NOAA even puts the IG’s efforts at par with the efforts of others with dubious distinctions: “The findings in the Inspector General’s investigation are similar to the conclusions reached in a number of other independent investigations into climate data stewardship and research that were conducted by the UK House of Commons, Penn State University, the InterAcademy Council, and the National Research Council, after the release of the stolen emails All of the reports exonerated climate scientists from allegations of wrong-doing.”

  5. dcinside
    Posted Feb 24, 2011 at 7:39 PM | Permalink

    Revkin has put you in your place. Slim pickings here. Sorry but add this to the exoneration pile of reports.

  6. JohnGM
    Posted Feb 24, 2011 at 7:45 PM | Permalink

    just FYI: The link to the CBC report is missing.

  7. JohnGM
    Posted Feb 24, 2011 at 7:47 PM | Permalink

    Sorry about the above FYI. Just noticed the link in the comments.

  8. Norm Kalmanovitch
    Posted Feb 24, 2011 at 8:09 PM | Permalink

    Hi Steve,

    In the process of putting together evidence to demonstrate that CO2 emissions from fossil fuels are definitely not the prime source for observe increase in atmospheric CO2 I came accross a statistic that completely refutes AGW
    The Kyoto Protocol is not about climate but is strictly a protocol to reduce CO2 emissions for the sole purpose of slowing down the increase in atmospheric CO2 concentration.
    In the 14 years from the initiation of the Kyoto Protocol in 1997 to today there has been over 20% increase in CO2 emissions from fossil fuels.
    The CO2 data from

    http://www.esrl.noaa.gov/gmd/ccgg/trends/

    shows that the average increase in CO2 concentration for the 7 years from 1997 to 2003 was 2.013ppmv/year but during the next seven years the average CO2 concenteation increase dropped to 1.966ppmv/year even though emissions were greater over the later seven year period.
    Simply put the physical data refutes the IPCC contention that the atmospheric CO2 concentration is increasing because of increaseing CO2 emissions from fossil fuels because the rate of atmospheric CO2 concentration is actually decreasing with increased emissions.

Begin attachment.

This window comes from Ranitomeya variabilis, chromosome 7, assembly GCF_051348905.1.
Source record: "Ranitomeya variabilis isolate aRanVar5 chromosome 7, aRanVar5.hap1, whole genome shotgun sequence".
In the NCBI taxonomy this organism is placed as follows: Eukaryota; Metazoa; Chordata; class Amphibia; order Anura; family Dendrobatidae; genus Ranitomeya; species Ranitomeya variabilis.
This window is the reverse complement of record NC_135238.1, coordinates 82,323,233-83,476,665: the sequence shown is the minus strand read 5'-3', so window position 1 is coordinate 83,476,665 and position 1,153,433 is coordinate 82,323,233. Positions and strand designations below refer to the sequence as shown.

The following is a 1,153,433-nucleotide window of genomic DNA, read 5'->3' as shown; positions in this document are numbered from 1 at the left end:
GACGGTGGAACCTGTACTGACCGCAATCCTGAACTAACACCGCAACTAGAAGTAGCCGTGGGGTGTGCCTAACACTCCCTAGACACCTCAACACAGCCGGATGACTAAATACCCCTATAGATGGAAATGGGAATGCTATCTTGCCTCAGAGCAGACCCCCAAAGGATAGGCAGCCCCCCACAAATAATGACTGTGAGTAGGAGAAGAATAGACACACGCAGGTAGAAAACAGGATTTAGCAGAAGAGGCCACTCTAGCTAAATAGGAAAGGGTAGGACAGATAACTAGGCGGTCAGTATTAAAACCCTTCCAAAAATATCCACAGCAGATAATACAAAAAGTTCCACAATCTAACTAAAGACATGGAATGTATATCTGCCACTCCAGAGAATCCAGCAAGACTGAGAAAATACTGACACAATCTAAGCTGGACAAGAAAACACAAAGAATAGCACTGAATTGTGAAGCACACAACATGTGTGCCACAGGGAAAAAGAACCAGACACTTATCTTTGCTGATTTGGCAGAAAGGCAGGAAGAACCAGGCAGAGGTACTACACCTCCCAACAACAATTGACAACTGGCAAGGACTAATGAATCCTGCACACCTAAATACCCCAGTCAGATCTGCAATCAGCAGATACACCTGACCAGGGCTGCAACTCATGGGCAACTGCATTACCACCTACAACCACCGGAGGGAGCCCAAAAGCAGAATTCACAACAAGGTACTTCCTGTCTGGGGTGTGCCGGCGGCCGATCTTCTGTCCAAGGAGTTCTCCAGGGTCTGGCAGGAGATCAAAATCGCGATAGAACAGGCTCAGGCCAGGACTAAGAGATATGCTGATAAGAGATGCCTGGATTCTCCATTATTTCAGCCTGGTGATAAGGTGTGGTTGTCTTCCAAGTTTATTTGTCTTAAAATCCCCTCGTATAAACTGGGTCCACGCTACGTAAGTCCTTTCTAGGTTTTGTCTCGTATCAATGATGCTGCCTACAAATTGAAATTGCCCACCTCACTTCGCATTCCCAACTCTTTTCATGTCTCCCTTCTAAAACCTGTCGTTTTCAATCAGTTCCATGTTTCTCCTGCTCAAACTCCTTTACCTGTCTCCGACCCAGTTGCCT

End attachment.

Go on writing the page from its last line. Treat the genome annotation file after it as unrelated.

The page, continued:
The IPCC project the CO2 concentration to be 1248ppmv by year 2100 but the Mauna Loa Data shows that it will be no more than 582.83ppmv using the rate of increase from 1997 to 2003.

    This is the fundamental premise for the Kyoto Protocol and it is wrong!

    Norm K.

    • Charlie
      Posted Feb 25, 2011 at 10:19 AM | Permalink

      I clicked on the NOAA link supplied and at least to my eyes the data does not match your statement.

  9. bubbagyro
    Posted Feb 24, 2011 at 8:16 PM | Permalink

    Does lying to the IG carry the same criminal penalties that lying to a federal agent does in the USA? In the US, that crime carries mandatory prison terms.

    • suyts
      Posted Feb 25, 2011 at 11:24 PM | Permalink

      It might, but the decision to prosecute would ultimately be left with the attorney general’s office. You know, the guys that wouldn’t prosecute voter intimidating, even after they plead guilty.

  10. Gerald Browning
    Posted Feb 24, 2011 at 8:40 PM | Permalink

    Does anyone start to see a trend in the questionable morality of climate scientists?

    Birds of a feature …

    Jerry

    • suyts
      Posted Feb 25, 2011 at 11:27 PM | Permalink

      Nah, we’re reconciling and conflict resolving over at Curry’s blog. I’m learning that character and morality aren’t really even secondary considerations to some, but it’ll be ok, ’cause we’re restoring trust.

  11. bernie
    Posted Feb 24, 2011 at 8:42 PM | Permalink

    I guess it is time for the House of Representatives to hold a hearing and send a nice personal invitation to Dr. Susan Solomon.

    • justbeau
      Posted Feb 25, 2011 at 7:37 AM | Permalink

      One general issue seems to be US government employees have believed they could disdain US laws, because in their imaginations they are in service to foreign governments (the UN). One mistake by Solomon was to preserve zero documented guidance from her employer about her roles and responsibilities.

  12. justbeau
    Posted Feb 24, 2011 at 8:49 PM | Permalink

    If NOAA is unable to get a simple press release right, how can NOAA be trusted to get the complicated science of Catastrophic Anthropogenic Global Warming right?